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Support us financially by purchasing this disc from
Alexander LEVINE (b. 1955)
The Divine Liturgy of St. John Chrysostom (2005-06)
Tenebrae/Nigel Short
rec. 13-15 February 2012, St. Augustine’s Church, Highbury, London. DDD
Russian transliterated text and English translation included
SIGNUM CLASSICS SIGCD 316 [77:05]


 
I first encountered the music of Alexander Levine a couple of years ago when Tenebrae recorded his Prayers for Mankind. A Symphony of Prayers of Father Alexander Men (2007-08). I was impressed by the music and by the fine performance it received (review) so I welcomed the chance to hear Tenebrae in another of his works for a cappella choir.

There is a link between this present work and the Prayers for Mankind. The texts for Prayers for Mankind were a series of prayers by the influential Russian Orthodox priest, Fr. Alexander Men (1935-1990) who was, until his assassination in 1990 a leading figure in the religious revival in post-Soviet Russia. It was while visiting the grave near Moscow of Fr. Men, a family friend, in 2005 that Alexander Levine felt impelled to compose a musical setting of the Divine Liturgy of St. John Chrysostom. Levine describes the process that led him to compose the music in a booklet note. I was interested to read that the finished score benefited from the patronage of Valery Gergiev to whom Levine showed the score in 2007. Gergiev arranged forthe work to be performed by the Mariinsky Opera Choir at his Easter Festival in 2008 and it was given at four consecutive Festivals between 2008 and 2011.
 
The Divine Liturgy of St. John Chrysostom is one of the key Eucharistic liturgies of the Orthodox Church; it is used on most weekdays and dates back, I believe, to the fifth century. Levine’s musical setting is divided into 22 separate movements, all of which are quite short – in this performance the majority last for between three and five minutes and the longest takes 6:20.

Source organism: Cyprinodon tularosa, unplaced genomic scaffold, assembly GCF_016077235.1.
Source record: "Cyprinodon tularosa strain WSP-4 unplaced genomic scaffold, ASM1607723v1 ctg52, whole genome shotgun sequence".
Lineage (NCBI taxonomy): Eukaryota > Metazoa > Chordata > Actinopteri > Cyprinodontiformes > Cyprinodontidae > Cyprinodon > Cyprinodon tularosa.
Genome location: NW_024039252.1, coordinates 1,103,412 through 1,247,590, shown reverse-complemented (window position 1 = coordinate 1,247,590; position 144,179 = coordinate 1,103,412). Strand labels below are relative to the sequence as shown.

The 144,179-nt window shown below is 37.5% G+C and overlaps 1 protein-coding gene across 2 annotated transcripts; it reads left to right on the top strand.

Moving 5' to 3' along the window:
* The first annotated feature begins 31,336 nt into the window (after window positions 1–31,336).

The music is recognisably founded on and indebted to the musical traditions of the Orthodox Church yet, as you would expect, Levine has not slavishly followed that tradition and produced a clone of earlier settings. That much is obvious right at the start when, after the Deacon’s incantation the choir sings “Amin”. However, this word is not set to the traditional two sonorous block chords. Rather, the word floats around on intertwining thematic ribbons before finally coming to rest on two soft block chords. In other words, Levine has built on the Orthodox tradition but, very rightly, he’s given it a contemporary slant and has brought his own musical experiences and ideas to bear. Nor has he been afraid to bring in musical influences from outside the Orthodox mainstream. I think it’s worth quoting from his note on the piece. He says this:-
 
“I perceived the ethical values of liturgical prayers as being ecumenical (my italics) in their essence …. That is why the music of this Liturgy highlights different musical approaches found in Christian cultures across history from Greek or Byzantine chant, to medieval polyphony. The pervading influence of renaissance counterpoint and Byzantine chant alongside a poly-chord texture features prominently in this liturgy.”